Long Beach City Council Tuesday approved a recommendation to ask for a detailed report from Long Beach Police Department (LBPD) Chief Jim McDonnell about the possibility of creating and implementing a police unit solely dedicated to sex crimes and sex trafficking.
Sex trafficking is on the world’s leading illegal industries, garnering some $35B a year globally—and, according to the California Attorney General, gaining an alarming presence in United States, particularly California. Between 2010 and 2012 alone, California had over 2,500 investigations into human trafficking, identifying over 1,200 victims and arresting over 1,800 perpetrators. As officials noted at a Public Safety Meeting last September, these numbers only represent a fraction of the horrific reality that is sex trafficking.
In the past year alone, LBPD has rescued 29 women from sex trafficking, 19 of those being juveniles—an increase of 100% compared to the last year.
“Some of the cases we see in Long Beach,” said David Hendricks, LBPD’s Investigations Bureau Deputy Chief, “we see physical abuse and torture that we would see at a POW camp [including] the tattooing of victims which is really branding; a conspicuous mark that sends a message to other pimps, ‘This is my property, this is mine, don’t get in my way.'”
Hendricks went onto explain that every facet of a woman’s life, after being forced into sex trafficking, is controlled, including if they can eat, when they can return home, and who they can communicate with. A growing sector of the sex workers in Long Beach—largely affiliated with gangs due to the lucrative nature of the business—are usually in a group of about a half-dozen women under one dominating male, who then requires a set amount of dollars to be made per female, typically in the range of $500 to $700 per day.
McDonnell noted at the council meeting that though the LBPD already has a sex-crimes unit, said unit focuses mostly on sexual assaults. The proposed trafficking unit will not only focus on sex trafficking but labor trafficking as well in a what he called a “pro-active rather than reactive” tactic that avoids waiting for radio calls or victims to step forward and includes active investigation.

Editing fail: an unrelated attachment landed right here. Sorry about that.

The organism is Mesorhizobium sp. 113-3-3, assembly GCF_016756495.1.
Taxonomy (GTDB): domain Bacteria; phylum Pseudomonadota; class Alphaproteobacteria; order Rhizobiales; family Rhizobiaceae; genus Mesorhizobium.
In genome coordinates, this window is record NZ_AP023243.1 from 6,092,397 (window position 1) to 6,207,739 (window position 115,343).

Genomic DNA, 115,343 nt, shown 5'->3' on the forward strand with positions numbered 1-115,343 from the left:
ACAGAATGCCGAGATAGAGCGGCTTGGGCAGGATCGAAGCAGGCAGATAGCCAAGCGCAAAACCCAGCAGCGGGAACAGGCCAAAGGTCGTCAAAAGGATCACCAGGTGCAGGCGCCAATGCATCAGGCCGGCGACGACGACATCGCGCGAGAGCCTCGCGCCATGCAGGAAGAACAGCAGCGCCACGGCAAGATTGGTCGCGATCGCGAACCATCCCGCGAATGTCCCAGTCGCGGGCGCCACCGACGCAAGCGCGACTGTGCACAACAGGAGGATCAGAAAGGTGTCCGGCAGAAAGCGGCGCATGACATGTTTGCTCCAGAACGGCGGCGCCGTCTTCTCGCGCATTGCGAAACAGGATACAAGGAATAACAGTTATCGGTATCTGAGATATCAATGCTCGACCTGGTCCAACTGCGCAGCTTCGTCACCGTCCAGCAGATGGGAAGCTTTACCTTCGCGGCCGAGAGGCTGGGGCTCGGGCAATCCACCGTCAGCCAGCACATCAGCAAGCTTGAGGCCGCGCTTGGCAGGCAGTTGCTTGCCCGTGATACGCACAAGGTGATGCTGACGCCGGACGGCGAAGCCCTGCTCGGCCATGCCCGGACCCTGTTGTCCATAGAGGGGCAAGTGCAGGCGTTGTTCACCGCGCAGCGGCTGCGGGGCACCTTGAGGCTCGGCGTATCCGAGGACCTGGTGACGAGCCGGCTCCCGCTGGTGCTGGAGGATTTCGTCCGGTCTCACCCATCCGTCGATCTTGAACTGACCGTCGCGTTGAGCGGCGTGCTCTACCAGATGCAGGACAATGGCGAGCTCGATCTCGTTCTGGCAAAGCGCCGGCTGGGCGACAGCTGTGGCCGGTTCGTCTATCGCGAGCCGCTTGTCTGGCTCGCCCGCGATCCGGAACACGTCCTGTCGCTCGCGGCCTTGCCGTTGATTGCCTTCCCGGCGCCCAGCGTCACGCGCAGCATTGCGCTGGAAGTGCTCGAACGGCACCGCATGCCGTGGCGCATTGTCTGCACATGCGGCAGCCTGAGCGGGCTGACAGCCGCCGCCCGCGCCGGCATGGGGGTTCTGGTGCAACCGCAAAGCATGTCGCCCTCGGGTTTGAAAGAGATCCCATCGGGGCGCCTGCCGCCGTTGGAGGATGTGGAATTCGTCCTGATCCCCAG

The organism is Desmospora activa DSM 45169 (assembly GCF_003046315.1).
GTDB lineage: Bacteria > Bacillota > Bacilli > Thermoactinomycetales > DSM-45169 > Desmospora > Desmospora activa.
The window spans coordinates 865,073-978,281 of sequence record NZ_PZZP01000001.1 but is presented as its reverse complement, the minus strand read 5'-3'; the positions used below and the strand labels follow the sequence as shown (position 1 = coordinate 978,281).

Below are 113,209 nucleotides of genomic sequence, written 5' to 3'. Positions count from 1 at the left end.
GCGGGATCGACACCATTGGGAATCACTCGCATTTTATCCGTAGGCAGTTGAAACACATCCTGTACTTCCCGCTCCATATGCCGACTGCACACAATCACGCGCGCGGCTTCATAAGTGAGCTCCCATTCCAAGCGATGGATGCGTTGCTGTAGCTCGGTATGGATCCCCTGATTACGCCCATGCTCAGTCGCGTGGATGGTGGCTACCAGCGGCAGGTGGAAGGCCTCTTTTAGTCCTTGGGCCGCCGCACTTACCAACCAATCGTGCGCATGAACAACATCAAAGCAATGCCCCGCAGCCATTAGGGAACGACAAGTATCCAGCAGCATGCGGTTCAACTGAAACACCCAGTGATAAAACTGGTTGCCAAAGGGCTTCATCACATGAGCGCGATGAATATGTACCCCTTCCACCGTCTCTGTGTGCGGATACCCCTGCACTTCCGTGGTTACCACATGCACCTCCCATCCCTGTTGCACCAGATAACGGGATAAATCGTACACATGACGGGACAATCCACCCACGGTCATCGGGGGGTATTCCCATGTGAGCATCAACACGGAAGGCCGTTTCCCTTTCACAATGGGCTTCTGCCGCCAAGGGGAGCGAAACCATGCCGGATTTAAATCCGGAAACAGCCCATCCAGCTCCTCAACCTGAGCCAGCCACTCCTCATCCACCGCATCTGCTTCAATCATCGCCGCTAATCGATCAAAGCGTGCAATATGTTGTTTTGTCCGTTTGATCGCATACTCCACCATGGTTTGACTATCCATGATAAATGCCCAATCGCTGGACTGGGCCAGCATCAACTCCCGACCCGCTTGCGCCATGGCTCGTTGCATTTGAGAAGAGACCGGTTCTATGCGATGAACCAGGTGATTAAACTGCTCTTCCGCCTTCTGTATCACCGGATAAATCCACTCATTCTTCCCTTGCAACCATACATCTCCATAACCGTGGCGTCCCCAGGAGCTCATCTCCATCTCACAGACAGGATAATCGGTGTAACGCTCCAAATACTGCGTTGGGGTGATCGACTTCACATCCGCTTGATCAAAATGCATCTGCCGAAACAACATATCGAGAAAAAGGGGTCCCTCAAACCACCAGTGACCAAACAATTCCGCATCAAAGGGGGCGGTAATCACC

“In order to structurally create a full-time unit [such as a trafficking unit,” McDonnell said, “we would need a sergeant and four full-time officers. That would mean about $750,000 added to our structural budget. Unfortunately, we do not have the ability to assign new positions without shifting or moving existing positions and adversely affecting the core services they provide.”
An alternative, McDonnell noted, would be the creation of a unit through one-time funds which would require an overtime rate and the cross-training of detectives. This approach would cost roughly $650,000, he said. Other modifications could be created in the future.
Following the recommendation from City Council, McDonnell is now directed to provide a valid cost, that is not an estimation, to establish the unit after which the council will vote again on its establishment.
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